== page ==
Internal parasitism, a major cause of production losses in sheep, is routinely
controlled by anthelmintic drenches, however, alternative control strategies are
needed to combat the increasing resistance to these chemicals. [sic] A possible novel
method of controlling abomasal nematodes, such as Haemonchus contortus, is
manipulation of their essential resident bacteria, as is currently used to control
filarial nematodes. For the first time, bacteria have been identified in the
reproductive tract, as well as in the gut, of H contortus, using genetic
fingerprinting, light and electron microscopy and fluorescence in situ
PCR-DGGE analysis showed that adult worms had less complex bacterial
profiles than did abomasal contents. L3, eggs and adult worms had similar
bacterial profiles; 16S rRNA sequences obtained from seven major common
DGGE bands were dominated by lactic acid bacterial and Proteobacterial
sequences. PCR-DGGE short sequences and clone libraries of nearly full length
sequences from all three life-cycle stages contained sequences belonging to
Weissella, Lactococcus, Leuconostoc and Streptococcus. Clone library
sequences were used to design group-, class- and species-specific FISH probes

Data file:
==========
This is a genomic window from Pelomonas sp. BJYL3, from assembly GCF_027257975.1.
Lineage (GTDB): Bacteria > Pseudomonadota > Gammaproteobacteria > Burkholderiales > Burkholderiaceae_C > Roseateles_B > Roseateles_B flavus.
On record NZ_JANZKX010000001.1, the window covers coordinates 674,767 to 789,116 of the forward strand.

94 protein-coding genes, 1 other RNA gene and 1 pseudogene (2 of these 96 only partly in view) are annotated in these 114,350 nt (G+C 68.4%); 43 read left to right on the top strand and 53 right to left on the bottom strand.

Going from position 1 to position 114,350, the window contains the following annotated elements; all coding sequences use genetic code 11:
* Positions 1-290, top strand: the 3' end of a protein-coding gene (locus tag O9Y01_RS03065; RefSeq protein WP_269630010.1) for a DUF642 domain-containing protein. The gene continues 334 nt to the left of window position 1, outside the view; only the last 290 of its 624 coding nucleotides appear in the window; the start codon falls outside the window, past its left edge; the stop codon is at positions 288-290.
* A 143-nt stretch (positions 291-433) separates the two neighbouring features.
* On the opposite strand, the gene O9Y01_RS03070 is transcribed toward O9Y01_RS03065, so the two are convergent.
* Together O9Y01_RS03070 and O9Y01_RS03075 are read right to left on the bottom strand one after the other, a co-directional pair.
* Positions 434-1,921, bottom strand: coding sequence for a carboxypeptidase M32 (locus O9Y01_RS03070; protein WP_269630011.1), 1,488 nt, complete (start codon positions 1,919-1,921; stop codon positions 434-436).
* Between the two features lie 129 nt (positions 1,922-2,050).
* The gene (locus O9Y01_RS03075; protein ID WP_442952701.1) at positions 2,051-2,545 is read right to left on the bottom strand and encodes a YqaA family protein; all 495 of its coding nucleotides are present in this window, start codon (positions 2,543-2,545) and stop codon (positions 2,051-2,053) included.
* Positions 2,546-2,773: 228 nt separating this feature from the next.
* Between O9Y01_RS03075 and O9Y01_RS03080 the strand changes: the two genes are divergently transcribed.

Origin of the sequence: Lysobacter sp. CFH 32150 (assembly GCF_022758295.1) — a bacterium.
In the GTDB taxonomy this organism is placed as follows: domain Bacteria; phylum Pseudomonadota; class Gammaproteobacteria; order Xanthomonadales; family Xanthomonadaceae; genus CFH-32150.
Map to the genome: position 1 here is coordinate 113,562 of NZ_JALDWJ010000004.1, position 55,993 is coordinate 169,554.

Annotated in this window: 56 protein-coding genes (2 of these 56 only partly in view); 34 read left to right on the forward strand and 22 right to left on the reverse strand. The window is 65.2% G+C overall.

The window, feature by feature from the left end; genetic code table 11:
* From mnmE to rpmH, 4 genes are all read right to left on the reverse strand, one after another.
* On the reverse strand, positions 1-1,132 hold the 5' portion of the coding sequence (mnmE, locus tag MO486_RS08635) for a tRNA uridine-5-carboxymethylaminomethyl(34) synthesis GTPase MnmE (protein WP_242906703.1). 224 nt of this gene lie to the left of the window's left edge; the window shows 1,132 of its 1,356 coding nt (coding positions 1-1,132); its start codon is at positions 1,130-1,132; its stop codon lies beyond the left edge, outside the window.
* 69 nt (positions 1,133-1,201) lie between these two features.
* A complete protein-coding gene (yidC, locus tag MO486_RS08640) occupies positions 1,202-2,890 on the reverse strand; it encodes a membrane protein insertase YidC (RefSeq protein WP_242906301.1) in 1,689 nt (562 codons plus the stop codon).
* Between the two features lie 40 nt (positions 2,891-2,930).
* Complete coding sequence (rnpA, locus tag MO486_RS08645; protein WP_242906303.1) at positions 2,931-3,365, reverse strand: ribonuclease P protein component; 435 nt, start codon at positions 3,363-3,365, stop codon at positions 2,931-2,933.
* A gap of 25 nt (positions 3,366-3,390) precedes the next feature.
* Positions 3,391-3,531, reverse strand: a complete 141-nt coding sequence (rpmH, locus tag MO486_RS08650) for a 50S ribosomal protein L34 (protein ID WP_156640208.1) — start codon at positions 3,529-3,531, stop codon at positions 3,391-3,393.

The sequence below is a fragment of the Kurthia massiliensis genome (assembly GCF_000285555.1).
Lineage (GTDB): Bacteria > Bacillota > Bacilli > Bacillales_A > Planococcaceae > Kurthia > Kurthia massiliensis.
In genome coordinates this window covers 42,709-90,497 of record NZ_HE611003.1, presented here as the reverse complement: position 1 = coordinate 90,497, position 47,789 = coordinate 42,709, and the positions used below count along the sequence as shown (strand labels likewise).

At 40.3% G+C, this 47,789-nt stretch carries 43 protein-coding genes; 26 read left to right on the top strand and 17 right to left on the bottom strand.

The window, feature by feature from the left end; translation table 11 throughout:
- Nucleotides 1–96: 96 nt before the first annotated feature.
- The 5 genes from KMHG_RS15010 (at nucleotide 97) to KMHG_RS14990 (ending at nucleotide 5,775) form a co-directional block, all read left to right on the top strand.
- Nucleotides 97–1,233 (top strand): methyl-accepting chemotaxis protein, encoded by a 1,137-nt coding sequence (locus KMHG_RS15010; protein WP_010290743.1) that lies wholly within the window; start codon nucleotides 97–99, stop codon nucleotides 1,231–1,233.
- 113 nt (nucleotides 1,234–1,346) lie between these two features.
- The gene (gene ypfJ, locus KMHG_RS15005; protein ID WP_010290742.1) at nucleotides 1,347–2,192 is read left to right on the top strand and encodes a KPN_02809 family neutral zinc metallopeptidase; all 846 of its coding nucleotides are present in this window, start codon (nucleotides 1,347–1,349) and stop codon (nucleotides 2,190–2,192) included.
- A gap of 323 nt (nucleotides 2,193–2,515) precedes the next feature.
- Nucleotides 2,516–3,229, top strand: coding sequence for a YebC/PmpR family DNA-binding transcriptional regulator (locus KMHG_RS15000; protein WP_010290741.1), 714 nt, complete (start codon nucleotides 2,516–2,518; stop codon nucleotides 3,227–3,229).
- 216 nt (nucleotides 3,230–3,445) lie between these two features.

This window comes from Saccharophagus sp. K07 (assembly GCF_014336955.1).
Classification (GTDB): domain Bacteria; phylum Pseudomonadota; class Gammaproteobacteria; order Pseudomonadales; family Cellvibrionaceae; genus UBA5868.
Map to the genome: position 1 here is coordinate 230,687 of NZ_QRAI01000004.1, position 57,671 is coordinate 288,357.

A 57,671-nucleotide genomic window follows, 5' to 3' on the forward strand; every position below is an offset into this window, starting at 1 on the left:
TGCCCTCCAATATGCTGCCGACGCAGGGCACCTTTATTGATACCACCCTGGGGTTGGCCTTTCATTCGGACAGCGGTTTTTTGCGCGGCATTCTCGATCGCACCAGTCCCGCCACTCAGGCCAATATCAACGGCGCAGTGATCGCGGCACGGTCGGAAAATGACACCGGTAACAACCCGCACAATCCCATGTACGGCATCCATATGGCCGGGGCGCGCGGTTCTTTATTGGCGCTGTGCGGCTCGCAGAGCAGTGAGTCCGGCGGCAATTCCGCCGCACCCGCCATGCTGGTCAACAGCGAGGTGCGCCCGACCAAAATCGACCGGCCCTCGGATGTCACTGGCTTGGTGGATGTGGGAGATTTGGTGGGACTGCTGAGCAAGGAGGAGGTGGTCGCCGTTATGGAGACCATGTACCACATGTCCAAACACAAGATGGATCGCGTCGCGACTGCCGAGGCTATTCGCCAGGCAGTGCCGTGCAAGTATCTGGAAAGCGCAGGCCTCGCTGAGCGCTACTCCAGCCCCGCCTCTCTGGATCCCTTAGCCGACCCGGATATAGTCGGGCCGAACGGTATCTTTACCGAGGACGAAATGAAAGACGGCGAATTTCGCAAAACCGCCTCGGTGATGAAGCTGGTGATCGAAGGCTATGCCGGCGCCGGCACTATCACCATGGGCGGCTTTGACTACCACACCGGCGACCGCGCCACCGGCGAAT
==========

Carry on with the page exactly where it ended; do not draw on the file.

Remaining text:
to locate bacteria in the parasites.
The gut lumen of adult worms contained a mixed population of Grampositive
and Gram-negative bacteria, which appeared to be multiple
morphotypes in TEM images. The FISH probe (EUB338), which targets most
bacteria, hybridised with the gut bacteria, but only some of these were targeted
by Strc493, which targets most Streptococcus sp. and some Lactococcus sp.
Neither the lactic acid bacterial group- nor the Weissella species-specific probes
targeted any bacteria in the gut.
A single morphotype of Gram-positive bacteria was seen in large numbers in
the distal uterus of female H contortus in the TEM. They were close relatives of
either Lactococcus sp. or Streptococcus sp., as they were targeted by the FISH
probe Strc493. These bacteria seemed to be non-pathogenic to the nematodes, as adult female worms appeared to be healthy (nonnal in size and active) and carry
normal eggs within them. Their roles in worm biology are unknown.
A smaller number of bacteria were seen in the TEM in eggs within female
wom1s. They were closely related to Weissella confusa, as all were targeted by
lactic acid bacterial group- and Weissella species-specific probes, as well as by
EUB338. These bacteria were dispersed throughout the eggs, as they could be
seen at different focal panels in confocal microscopy. DNA fingerprinting and
visualisation of these bacteria in eggs strongly suggest they are maternally
As this study was carried out on a parasite strain which has been maintained
in the laboratory, practical applications of this research would depend on these
bacteria being present in field strains of H. contortus.